During 23-26 February seismicity was dominated by low-frequency events. Robust gas emissions rose from four fumarolic vents in the area previously covered by a lake, though the most vigorous emissions originated from vent A (Boca Roja). Minor incandescence from vent A was sometimes visible at night. A sulfur odor was reported in areas downwind including Naranjo, Zarcero, and Grecia (16 km SW). Particles of sulfur were included in ash deposits collected in Naranjo. Ashfall was reported in Canoas de Alajuela on 26 February.
Non-explosive ash emissions resumed during 7-9 March. Although weather conditions often prevented visual observations during 7-8 and 10 March, gas plumes sometimes containing ash rose as high as 500 m above the crater rim and drifting SW. A sulfur odor and ashfall were reported in Naranjo and Grecia. Additional ash emissions were observed on 13 and 18 March, associated with weak tremor but no explosions. The emission on 18 March produced a plume with minor ash content that rose 200 m above the crater rim; after 18 March yellow pulses were observed. Incandescence was observed beginning 21 March (figure 129).
By the beginning of April, the geodesy network had measured a slight tendency towards inflation and extension, but his decreased by the end of April. Toward the end of April very diffuse ash emissions from the crater's bottom were observed, along with a weak incandescence visible on several days; the emissions had ceased by 30 April. Seismicity was stable, with about 150 LP earthquakes/day, infrequent volcano-tectonic earthquakes, and normal background tremor. The SO2/CO2 and H2S/SO2 ratios fell after the ash emission of 30 April. At the end of April, the crater remained without a lake and with slight incandescence.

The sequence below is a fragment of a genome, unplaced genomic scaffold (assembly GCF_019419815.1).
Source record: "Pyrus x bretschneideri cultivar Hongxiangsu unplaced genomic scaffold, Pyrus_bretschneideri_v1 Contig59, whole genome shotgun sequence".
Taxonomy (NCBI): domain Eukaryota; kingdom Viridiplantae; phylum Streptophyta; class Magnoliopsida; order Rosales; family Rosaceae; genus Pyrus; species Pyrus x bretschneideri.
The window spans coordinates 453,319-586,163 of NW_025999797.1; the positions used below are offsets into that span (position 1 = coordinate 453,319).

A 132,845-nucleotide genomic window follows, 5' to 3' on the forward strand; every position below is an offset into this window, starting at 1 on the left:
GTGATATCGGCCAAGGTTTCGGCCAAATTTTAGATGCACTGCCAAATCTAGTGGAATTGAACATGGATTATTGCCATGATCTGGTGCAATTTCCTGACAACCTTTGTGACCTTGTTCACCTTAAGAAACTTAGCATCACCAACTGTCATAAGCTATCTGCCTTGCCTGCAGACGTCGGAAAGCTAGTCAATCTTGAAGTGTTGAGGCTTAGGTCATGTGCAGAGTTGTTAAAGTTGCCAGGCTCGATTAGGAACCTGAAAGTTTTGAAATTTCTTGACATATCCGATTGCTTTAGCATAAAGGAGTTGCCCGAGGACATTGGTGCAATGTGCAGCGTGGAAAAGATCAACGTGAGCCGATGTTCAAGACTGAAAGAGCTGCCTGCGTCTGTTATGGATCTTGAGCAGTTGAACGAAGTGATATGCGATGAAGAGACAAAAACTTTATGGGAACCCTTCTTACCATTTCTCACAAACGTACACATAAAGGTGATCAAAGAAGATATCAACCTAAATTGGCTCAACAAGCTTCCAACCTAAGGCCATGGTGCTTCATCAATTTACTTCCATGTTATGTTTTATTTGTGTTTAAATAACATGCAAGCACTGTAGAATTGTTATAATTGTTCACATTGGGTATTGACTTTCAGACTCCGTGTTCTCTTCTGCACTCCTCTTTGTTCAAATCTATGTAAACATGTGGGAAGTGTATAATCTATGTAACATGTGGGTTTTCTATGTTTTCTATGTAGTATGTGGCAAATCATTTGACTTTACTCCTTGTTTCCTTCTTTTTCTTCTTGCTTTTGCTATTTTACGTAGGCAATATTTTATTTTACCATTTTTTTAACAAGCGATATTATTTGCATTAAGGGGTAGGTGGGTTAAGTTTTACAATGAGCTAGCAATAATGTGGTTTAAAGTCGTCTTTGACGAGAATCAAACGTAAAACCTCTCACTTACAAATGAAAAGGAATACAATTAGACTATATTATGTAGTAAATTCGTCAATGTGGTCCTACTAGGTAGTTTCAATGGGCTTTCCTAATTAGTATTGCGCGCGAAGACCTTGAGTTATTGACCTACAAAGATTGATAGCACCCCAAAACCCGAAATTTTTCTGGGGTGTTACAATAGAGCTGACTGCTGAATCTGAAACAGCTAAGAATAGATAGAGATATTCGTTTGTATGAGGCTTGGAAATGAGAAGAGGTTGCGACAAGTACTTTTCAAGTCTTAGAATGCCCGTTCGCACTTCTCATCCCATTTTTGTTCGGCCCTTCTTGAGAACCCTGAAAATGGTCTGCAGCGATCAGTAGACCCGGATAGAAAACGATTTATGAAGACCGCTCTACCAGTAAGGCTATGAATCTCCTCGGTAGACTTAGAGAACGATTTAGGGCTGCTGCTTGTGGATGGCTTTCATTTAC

Geologic Background. The broad, well-vegetated edifice of Poás, one of the most active volcanoes of Costa Rica, contains three craters along a N-S line. The frequently visited multi-hued summit crater lakes of the basaltic-to-dacitic volcano, which is one of Costa Rica's most prominent natural landmarks, are easily accessible by vehicle from the nearby capital city of San José. A N-S-trending fissure cutting the 2708-m-high complex stratovolcano extends to the lower northern flank, where it has produced the Congo stratovolcano and several lake-filled maars. The southernmost of the two summit crater lakes, Botos, is cold and clear and last erupted about 7500 years ago. The more prominent geothermally heated northern lake, Laguna Caliente, is one of the world's most acidic natural lakes, with a pH of near zero. It has been the site of frequent phreatic and phreatomagmatic eruptions since the first historical eruption was reported in 1828. Eruptions often include geyser-like ejections of crater-lake water.
Information Contacts: Observatorio Vulcanologico Sismologica de Costa Rica-Universidad Nacional (OVSICORI-UNA), Apartado 86-3000, Heredia, Costa Rica (URL: http://www.ovsicori.una.ac.cr/); Sentinel Hub Playground (URL: https://www.sentinel-hub.com/explore/sentinel-playground).